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Heightened Risk for High-grade Prostate Cancer Prompts FDA Action on 5-Alpha Reductase Inhibitors
Despite Overall Low Cancer Risk, Agency Calls for Label Changes
By News Staff
About 5 million male patients received a prescription for a 5-ARI from 2002 to 2009, according to the FDA.
The labeling change affects the following drugs:
- finasteride, which is marketed as Propecia in 1-milligram strength and Proscar in 5-milligram strength;
- dutasteride, which as marketed as Avodart; and
- dutasteride in combination with tamsulosin, which is marketed as Jalyn.
The FDA made the labeling change based on its review of two large randomized, double-blind, controlled trials -- the Prostate Cancer Prevention Trial, or PCPT, and the Reduction by Dutasteride of Prostate Cancer Events, or REDUCE, trial. The two trials demonstrated an overall reduction in prostate cancer diagnoses with 5-milligram finasteride (a 26 percent reduction among treated men in the PCPT) and 0.5-milligram dutasteride (a 23 percent reduction among treated men in the REDUCE trial), respectively. Specifically, this reduction was due to a decreased incidence of lower risk forms of prostate cancer (Gleason Score, or GS, 6 or lower). However, both trials showed an increased incidence of high-grade prostate cancer (GS 8 or greater) among treated men versus those taking placebo (PCPT: 1.8 percent versus 1.1 percent; REDUCE trial: 1.0 percent versus 0.5 percent).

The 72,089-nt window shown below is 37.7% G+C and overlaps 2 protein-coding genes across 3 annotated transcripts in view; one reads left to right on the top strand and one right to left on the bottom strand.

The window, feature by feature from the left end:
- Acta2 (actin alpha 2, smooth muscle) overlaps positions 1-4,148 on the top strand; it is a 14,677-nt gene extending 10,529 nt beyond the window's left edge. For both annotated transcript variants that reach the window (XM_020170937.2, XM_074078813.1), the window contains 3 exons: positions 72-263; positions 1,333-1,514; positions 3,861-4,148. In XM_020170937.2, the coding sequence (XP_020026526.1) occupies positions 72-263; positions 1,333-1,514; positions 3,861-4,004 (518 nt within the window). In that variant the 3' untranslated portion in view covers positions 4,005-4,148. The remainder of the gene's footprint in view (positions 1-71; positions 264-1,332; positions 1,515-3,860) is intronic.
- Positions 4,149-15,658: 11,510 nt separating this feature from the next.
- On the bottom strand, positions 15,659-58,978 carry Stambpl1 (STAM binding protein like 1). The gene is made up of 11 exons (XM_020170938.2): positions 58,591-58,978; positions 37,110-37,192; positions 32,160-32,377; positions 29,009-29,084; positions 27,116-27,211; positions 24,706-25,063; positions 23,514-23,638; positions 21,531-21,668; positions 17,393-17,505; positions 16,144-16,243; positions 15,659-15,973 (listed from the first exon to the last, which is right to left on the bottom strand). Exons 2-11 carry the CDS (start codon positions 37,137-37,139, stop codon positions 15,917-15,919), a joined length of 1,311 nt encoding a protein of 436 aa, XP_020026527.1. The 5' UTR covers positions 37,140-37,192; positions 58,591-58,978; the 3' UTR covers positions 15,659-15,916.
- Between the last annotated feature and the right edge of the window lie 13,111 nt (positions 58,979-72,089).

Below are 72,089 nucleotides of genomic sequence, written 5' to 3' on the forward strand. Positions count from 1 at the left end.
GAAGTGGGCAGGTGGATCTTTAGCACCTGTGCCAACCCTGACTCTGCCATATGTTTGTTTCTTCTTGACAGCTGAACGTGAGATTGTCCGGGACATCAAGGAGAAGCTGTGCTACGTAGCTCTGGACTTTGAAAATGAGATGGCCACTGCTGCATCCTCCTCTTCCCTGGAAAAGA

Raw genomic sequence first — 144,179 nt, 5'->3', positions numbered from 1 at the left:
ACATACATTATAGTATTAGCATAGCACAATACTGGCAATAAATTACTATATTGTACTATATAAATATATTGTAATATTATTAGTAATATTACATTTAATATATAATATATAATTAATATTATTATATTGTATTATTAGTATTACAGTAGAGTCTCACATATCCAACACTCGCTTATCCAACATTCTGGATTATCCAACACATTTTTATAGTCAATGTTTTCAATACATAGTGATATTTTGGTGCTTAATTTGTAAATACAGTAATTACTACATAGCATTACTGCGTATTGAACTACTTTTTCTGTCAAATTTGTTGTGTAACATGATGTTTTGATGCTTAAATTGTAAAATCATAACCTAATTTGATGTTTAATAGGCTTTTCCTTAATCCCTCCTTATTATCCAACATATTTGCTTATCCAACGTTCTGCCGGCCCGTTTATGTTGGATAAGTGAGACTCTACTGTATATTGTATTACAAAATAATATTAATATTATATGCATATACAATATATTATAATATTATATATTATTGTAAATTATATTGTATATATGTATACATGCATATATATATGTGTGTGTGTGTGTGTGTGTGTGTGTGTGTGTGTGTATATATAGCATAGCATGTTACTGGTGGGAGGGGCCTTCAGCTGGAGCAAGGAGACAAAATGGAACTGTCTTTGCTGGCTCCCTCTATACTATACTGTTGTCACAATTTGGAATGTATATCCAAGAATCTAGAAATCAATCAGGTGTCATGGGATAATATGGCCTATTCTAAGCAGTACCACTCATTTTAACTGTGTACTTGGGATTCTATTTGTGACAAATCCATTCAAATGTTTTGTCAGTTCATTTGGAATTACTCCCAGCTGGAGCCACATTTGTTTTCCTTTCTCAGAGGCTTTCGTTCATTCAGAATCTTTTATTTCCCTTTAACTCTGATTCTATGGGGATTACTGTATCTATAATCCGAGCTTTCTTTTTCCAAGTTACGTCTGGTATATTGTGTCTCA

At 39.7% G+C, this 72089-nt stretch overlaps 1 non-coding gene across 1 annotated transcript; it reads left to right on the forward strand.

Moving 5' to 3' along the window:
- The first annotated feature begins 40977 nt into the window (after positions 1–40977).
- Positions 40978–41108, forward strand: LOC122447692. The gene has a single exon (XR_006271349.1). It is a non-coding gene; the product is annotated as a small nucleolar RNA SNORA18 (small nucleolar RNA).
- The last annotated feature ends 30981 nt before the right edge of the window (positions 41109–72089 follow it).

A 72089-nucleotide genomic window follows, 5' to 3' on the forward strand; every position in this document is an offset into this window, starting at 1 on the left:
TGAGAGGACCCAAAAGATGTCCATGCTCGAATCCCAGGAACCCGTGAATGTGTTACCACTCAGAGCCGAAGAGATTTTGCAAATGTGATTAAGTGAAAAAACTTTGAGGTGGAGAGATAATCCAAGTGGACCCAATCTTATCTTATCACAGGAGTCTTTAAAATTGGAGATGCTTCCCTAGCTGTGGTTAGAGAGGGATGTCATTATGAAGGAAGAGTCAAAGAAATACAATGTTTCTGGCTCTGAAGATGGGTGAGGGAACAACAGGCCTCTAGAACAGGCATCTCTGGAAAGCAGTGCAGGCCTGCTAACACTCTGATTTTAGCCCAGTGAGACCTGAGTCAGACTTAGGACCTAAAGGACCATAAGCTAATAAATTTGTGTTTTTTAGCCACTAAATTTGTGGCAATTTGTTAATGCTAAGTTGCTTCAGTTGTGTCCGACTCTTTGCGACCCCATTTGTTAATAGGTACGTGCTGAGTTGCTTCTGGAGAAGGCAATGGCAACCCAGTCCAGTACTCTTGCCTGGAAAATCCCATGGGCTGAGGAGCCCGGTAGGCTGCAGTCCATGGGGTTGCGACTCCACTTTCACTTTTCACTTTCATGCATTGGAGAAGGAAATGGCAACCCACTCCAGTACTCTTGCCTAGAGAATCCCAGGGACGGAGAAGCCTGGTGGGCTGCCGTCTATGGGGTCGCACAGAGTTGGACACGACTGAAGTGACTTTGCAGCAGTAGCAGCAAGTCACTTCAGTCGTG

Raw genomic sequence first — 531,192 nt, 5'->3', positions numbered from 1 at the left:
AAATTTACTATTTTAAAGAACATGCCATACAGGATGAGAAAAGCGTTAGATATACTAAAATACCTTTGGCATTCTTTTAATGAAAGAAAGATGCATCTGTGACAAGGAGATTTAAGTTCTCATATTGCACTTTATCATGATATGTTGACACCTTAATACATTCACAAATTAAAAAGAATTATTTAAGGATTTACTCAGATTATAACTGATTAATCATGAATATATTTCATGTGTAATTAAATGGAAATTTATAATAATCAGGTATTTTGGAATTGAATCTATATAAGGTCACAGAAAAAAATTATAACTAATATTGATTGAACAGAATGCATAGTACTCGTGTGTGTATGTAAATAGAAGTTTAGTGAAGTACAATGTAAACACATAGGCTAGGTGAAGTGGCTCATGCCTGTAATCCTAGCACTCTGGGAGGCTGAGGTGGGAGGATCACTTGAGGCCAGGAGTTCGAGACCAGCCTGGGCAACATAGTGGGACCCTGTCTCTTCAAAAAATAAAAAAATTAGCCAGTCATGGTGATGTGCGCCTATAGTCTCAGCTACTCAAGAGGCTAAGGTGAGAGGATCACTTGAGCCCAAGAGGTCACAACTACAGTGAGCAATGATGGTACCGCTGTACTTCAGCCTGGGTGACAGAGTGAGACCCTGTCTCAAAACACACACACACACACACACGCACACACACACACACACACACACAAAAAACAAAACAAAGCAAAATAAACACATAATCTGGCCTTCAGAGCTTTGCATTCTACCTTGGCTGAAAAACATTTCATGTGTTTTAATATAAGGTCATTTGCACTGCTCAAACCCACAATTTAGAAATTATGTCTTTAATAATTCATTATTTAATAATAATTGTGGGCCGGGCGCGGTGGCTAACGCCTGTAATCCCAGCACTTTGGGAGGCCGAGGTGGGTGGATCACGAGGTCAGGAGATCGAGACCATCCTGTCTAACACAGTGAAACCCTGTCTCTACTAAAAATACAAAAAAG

The agency issued the following information for health care professionals:
- Before initiating therapy with 5-ARIs, perform appropriate evaluation to rule out other urological conditions -- including prostate cancer -- that might mimic BPH.
- Be aware that treatment with 5-ARIs causes an approximate 50 percent reduction in prostate-specific antigen, or PSA, values within six months; however, individual patients receiving 5-ARIs may experience varying decreases in PSA values. Therefore, any confirmed increase in PSA while on a 5-ARI may signal the presence of prostate cancer and should be evaluated, even if that PSA is in the normal range of men not taking a 5-ARI.
- Know that 5-ARIs are not approved for the prevention of prostate cancer.
- Report any adverse events involving 5-ARIs to the FDA's MedWatch program.
Clinical Preventive Services: Prostate Cancer
FDA Drug Safety Communication: 5-alpha reductase inhibitors (5-ARIs) may increase the risk of a more serious form of prostate cancer
(June 9, 2011)
FDA: Questions and Answers: 5-alpha reductase inhibitors (5-ARIs) may increase the risk of a more serious form of prostate cancer
(June 9, 2011)